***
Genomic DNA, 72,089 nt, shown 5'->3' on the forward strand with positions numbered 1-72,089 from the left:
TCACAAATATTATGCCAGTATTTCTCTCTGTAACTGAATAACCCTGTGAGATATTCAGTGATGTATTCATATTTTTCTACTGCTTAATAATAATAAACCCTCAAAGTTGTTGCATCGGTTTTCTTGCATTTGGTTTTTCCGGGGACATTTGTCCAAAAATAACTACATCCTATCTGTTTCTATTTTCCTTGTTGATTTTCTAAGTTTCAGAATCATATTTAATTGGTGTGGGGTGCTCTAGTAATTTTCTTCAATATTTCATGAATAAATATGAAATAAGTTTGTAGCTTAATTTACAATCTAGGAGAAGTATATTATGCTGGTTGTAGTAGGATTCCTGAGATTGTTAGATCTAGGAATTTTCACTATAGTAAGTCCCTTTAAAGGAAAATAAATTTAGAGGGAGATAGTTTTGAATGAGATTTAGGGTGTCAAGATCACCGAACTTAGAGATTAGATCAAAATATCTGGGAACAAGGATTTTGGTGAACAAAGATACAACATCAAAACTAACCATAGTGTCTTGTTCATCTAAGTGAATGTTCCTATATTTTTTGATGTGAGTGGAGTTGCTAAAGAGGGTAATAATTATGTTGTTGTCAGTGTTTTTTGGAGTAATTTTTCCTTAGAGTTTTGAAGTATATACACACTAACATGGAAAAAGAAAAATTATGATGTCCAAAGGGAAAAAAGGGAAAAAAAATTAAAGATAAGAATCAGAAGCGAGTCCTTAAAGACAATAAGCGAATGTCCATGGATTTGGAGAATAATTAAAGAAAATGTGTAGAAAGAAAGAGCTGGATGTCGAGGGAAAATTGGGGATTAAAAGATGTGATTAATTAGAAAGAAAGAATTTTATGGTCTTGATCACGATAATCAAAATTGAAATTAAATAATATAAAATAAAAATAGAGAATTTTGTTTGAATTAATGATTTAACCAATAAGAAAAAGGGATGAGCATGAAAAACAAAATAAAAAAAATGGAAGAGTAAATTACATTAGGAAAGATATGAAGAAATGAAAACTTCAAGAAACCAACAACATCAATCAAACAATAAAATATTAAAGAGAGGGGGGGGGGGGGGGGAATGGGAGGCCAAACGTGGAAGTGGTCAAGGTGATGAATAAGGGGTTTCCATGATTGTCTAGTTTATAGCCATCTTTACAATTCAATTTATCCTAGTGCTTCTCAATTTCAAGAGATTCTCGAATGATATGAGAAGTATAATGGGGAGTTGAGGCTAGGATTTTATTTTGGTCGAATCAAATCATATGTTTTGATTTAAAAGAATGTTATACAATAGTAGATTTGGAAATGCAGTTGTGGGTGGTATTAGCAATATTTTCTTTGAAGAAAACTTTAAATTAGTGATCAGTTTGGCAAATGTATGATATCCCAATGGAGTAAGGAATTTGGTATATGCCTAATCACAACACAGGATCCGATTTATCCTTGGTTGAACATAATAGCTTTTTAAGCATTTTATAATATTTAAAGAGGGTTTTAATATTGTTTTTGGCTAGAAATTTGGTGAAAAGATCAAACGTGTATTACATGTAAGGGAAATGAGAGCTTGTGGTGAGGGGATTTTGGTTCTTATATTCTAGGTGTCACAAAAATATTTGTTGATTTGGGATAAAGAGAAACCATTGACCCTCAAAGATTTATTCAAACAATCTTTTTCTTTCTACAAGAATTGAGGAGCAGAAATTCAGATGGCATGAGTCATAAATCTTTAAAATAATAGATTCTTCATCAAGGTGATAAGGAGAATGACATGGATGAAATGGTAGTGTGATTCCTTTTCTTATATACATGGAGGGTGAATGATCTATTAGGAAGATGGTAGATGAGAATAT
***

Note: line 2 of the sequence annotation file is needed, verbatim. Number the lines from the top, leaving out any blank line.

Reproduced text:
TCACAAATATTATGCCAGTATTTCTCTCTGTAACTGAATAACCCTGTGAGATATTCAGTGATGTATTCATATTTTTCTACTGCTTAATAATAATAAACCCTCAAAGTTGTTGCATCGGTTTTCTTGCATTTGGTTTTTCCGGGGACATTTGTCCAAAAATAACTACATCCTATCTGTTTCTATTTTCCTTGTTGATTTTCTAAGTTTCAGAATCATATTTAATTGGTGTGGGGTGCTCTAGTAATTTTCTTCAATATTTCATGAATAAATATGAAATAAGTTTGTAGCTTAATTTACAATCTAGGAGAAGTATATTATGCTGGTTGTAGTAGGATTCCTGAGATTGTTAGATCTAGGAATTTTCACTATAGTAAGTCCCTTTAAAGGAAAATAAATTTAGAGGGAGATAGTTTTGAATGAGATTTAGGGTGTCAAGATCACCGAACTTAGAGATTAGATCAAAATATCTGGGAACAAGGATTTTGGTGAACAAAGATACAACATCAAAACTAACCATAGTGTCTTGTTCATCTAAGTGAATGTTCCTATATTTTTTGATGTGAGTGGAGTTGCTAAAGAGGGTAATAATTATGTTGTTGTCAGTGTTTTTTGGAGTAATTTTTCCTTAGAGTTTTGAAGTATATACACACTAACATGGAAAAAGAAAAATTATGATGTCCAAAGGGAAAAAAGGGAAAAAAAATTAAAGATAAGAATCAGAAGCGAGTCCTTAAAGACAATAAGCGAATGTCCATGGATTTGGAGAATAATTAAAGAAAATGTGTAGAAAGAAAGAGCTGGATGTCGAGGGAAAATTGGGGATTAAAAGATGTGATTAATTAGAAAGAAAGAATTTTATGGTCTTGATCACGATAATCAAAATTGAAATTAAATAATATAAAATAAAAATAGAGAATTTTGTTTGAATTAATGATTTAACCAATAAGAAAAAGGGATGAGCATGAAAAACAAAATAAAAAAAATGGAAGAGTAAATTACATTAGGAAAGATATGAAGAAATGAAAACTTCAAGAAACCAACAACATCAATCAAACAATAAAATATTAAAGAGAGGGGGGGGGGGGGGGGAATGGGAGGCCAAACGTGGAAGTGGTCAAGGTGATGAATAAGGGGTTTCCATGATTGTCTAGTTTATAGCCATCTTTACAATTCAATTTATCCTAGTGCTTCTCAATTTCAAGAGATTCTCGAATGATATGAGAAGTATAATGGGGAGTTGAGGCTAGGATTTTATTTTGGTCGAATCAAATCATATGTTTTGATTTAAAAGAATGTTATACAATAGTAGATTTGGAAATGCAGTTGTGGGTGGTATTAGCAATATTTTCTTTGAAGAAAACTTTAAATTAGTGATCAGTTTGGCAAATGTATGATATCCCAATGGAGTAAGGAATTTGGTATATGCCTAATCACAACACAGGATCCGATTTATCCTTGGTTGAACATAATAGCTTTTTAAGCATTTTATAATATTTAAAGAGGGTTTTAATATTGTTTTTGGCTAGAAATTTGGTGAAAAGATCAAACGTGTATTACATGTAAGGGAAATGAGAGCTTGTGGTGAGGGGATTTTGGTTCTTATATTCTAGGTGTCACAAAAATATTTGTTGATTTGGGATAAAGAGAAACCATTGACCCTCAAAGATTTATTCAAACAATCTTTTTCTTTCTACAAGAATTGAGGAGCAGAAATTCAGATGGCATGAGTCATAAATCTTTAAAATAATAGATTCTTCATCAAGGTGATAAGGAGAATGACATGGATGAAATGGTAGTGTGATTCCTTTTCTTATATACATGGAGGGTGAATGATCTATTAGGAAGATGGTAGATGAGAATAT